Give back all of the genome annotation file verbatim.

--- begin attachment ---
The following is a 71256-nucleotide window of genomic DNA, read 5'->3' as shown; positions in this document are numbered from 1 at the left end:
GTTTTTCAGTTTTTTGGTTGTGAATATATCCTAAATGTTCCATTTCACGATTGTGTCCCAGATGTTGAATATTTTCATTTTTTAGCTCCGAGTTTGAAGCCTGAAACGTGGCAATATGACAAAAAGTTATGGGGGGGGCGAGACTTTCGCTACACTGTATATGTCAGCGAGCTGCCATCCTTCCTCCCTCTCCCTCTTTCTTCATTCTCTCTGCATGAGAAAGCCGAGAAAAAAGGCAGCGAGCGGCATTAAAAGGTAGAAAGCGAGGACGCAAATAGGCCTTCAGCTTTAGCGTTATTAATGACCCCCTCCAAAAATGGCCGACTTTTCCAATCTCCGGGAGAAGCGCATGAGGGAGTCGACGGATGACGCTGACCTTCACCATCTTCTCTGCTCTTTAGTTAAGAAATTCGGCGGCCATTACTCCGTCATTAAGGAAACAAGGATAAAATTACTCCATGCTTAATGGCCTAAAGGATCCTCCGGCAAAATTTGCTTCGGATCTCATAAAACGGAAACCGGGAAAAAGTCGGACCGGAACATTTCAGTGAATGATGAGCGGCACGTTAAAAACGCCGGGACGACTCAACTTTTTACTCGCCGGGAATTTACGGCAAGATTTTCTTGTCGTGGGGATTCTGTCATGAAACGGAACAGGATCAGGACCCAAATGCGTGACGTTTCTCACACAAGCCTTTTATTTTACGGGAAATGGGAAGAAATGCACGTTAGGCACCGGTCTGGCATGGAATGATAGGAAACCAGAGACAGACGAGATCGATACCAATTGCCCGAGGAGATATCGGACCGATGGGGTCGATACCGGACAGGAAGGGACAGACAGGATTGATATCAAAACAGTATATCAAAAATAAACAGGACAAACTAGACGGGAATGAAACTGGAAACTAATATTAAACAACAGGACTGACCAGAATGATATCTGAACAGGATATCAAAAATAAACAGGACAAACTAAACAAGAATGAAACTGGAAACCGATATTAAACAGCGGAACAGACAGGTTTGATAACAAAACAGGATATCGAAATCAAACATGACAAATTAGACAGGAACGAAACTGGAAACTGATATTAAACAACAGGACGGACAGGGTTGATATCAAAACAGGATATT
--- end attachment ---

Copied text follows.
The following is a 71256-nucleotide window of genomic DNA, read 5'->3' as shown; positions in this document are numbered from 1 at the left end:
GTTTTTCAGTTTTTTGGTTGTGAATATATCCTAAATGTTCCATTTCACGATTGTGTCCCAGATGTTGAATATTTTCATTTTTTAGCTCCGAGTTTGAAGCCTGAAACGTGGCAATATGACAAAAAGTTATGGGGGGGGCGAGACTTTCGCTACACTGTATATGTCAGCGAGCTGCCATCCTTCCTCCCTCTCCCTCTTTCTTCATTCTCTCTGCATGAGAAAGCCGAGAAAAAAGGCAGCGAGCGGCATTAAAAGGTAGAAAGCGAGGACGCAAATAGGCCTTCAGCTTTAGCGTTATTAATGACCCCCTCCAAAAATGGCCGACTTTTCCAATCTCCGGGAGAAGCGCATGAGGGAGTCGACGGATGACGCTGACCTTCACCATCTTCTCTGCTCTTTAGTTAAGAAATTCGGCGGCCATTACTCCGTCATTAAGGAAACAAGGATAAAATTACTCCATGCTTAATGGCCTAAAGGATCCTCCGGCAAAATTTGCTTCGGATCTCATAAAACGGAAACCGGGAAAAAGTCGGACCGGAACATTTCAGTGAATGATGAGCGGCACGTTAAAAACGCCGGGACGACTCAACTTTTTACTCGCCGGGAATTTACGGCAAGATTTTCTTGTCGTGGGGATTCTGTCATGAAACGGAACAGGATCAGGACCCAAATGCGTGACGTTTCTCACACAAGCCTTTTATTTTACGGGAAATGGGAAGAAATGCACGTTAGGCACCGGTCTGGCATGGAATGATAGGAAACCAGAGACAGACGAGATCGATACCAATTGCCCGAGGAGATATCGGACCGATGGGGTCGATACCGGACAGGAAGGGACAGACAGGATTGATATCAAAACAGTATATCAAAAATAAACAGGACAAACTAGACGGGAATGAAACTGGAAACTAATATTAAACAACAGGACTGACCAGAATGATATCTGAACAGGATATCAAAAATAAACAGGACAAACTAAACAAGAATGAAACTGGAAACCGATATTAAACAGCGGAACAGACAGGTTTGATAACAAAACAGGATATCGAAATCAAACATGACAAATTAGACAGGAACGAAACTGGAAACTGATATTAAACAACAGGACGGACAGGGTTGATATCAAAACAGGATATT